But my favourite moment of the semester so far has to be walking to a nearby organic shop for some strawberries when somebody grabbed me from behind and hustled me down the next sidestreet. Was I being mugged? Was I about to be raped? Of course not. I hadn’t noticed it, but a truck was advancing along the road using a mini water cannon to water the plants along the roadside, regardless of who happened to be walking along. A thoughtful passer-by had just saved me from a soaking!

Modern version of a traditional dance.





A Year in Bangkok – Wat Tham Yai Prik

28 05 2011

Welcome!

In the late sixties, the Venerable Prasit Thavaro had a vision. An old lady called Prik, who was King Chulalongkorn’s (Rama V) nanny, came to the master and invited him to a cave on Koh Si Chang. In 1970, he went there to meditate and he subsequently spent almost ten years meditating there alone.

A monk's room.

In 1983, he went on a pilgrimage to India and Nepal to visit Lumpini Park in Nepal, where the Buddha was born; Bodhgaya in India, where the Buddha became enlightened; Deer Park in Sarnath, India where the Buddha proclaimed his first sermon and Kushinagar in India where the Buddha passed on. He brought back soil and water from those four places, mixed them together into a ball and kept the ball in the cave. Supposedly, a Buddha relic appeared at the base of that ball and then proceeded to multiply of its own accord. In 1996, when a pagoda was built there, the relics were placed above the ceiling to show respect.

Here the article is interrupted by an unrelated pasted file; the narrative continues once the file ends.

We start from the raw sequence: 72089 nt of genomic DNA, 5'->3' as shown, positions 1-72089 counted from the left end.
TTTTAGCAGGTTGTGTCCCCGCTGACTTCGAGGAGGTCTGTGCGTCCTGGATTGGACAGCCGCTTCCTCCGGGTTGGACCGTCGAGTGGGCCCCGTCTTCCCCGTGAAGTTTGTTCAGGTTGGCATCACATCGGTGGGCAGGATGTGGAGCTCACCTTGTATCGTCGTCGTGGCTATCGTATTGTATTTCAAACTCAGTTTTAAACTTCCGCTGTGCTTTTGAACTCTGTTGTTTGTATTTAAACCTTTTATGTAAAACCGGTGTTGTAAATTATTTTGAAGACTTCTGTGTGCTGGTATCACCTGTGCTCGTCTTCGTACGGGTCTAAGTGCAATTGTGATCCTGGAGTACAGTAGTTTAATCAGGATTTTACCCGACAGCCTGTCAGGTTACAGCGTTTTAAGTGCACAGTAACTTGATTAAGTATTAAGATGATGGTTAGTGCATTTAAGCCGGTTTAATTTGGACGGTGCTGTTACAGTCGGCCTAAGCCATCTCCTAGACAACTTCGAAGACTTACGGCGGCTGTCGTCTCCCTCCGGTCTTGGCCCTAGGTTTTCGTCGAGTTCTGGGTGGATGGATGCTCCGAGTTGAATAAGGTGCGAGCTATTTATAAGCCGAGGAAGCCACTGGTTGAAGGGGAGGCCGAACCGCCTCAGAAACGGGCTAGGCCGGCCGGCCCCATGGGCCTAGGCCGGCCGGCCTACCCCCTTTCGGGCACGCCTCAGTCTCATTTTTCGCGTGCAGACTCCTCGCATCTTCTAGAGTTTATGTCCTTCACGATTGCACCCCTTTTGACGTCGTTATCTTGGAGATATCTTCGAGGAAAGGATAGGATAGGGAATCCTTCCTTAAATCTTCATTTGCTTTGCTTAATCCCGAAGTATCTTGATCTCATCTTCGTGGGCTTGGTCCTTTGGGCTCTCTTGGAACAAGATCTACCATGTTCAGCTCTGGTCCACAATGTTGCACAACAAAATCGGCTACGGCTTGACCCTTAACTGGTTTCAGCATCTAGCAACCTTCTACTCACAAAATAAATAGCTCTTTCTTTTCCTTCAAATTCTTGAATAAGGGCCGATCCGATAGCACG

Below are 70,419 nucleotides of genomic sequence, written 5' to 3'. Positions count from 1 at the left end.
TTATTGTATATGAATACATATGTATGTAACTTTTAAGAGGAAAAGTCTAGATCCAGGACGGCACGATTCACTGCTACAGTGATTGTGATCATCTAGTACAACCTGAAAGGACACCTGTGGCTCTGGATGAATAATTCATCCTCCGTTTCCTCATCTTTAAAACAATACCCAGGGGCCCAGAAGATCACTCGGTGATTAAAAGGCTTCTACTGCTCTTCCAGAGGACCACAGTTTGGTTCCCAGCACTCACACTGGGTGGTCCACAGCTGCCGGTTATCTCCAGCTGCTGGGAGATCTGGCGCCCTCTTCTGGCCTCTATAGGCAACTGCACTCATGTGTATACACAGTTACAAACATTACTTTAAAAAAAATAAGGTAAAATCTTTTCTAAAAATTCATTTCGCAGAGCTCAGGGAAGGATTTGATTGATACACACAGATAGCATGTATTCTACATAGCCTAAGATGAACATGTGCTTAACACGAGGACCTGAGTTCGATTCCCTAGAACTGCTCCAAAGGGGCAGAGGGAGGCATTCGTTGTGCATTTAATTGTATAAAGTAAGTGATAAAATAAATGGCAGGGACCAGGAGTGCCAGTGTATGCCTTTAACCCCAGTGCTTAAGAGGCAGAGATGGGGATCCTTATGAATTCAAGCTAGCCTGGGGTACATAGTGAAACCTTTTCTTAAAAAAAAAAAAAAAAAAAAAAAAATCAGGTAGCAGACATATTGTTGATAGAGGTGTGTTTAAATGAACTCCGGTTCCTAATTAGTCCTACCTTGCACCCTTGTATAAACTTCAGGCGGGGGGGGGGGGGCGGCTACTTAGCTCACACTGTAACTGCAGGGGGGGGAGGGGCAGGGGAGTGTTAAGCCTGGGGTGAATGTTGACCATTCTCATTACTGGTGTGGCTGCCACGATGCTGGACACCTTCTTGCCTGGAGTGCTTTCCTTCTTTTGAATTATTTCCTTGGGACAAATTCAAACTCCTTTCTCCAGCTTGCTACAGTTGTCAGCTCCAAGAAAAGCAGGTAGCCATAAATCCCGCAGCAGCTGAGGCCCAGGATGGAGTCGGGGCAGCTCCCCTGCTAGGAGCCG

A meditation class.

But now I’m getting ahead of myself! For many years, Master Thavaro taught meditation using the cave as his centre. Over time, particularly in the 1990s, several buildings were added to the site. In the year 2000, it was established as a monastery with Master Thavaro as the first abbot. It is a wonderful place which I hope to visit again before too long.

A bodhi tree from India, under which the Buddha found enlightenment.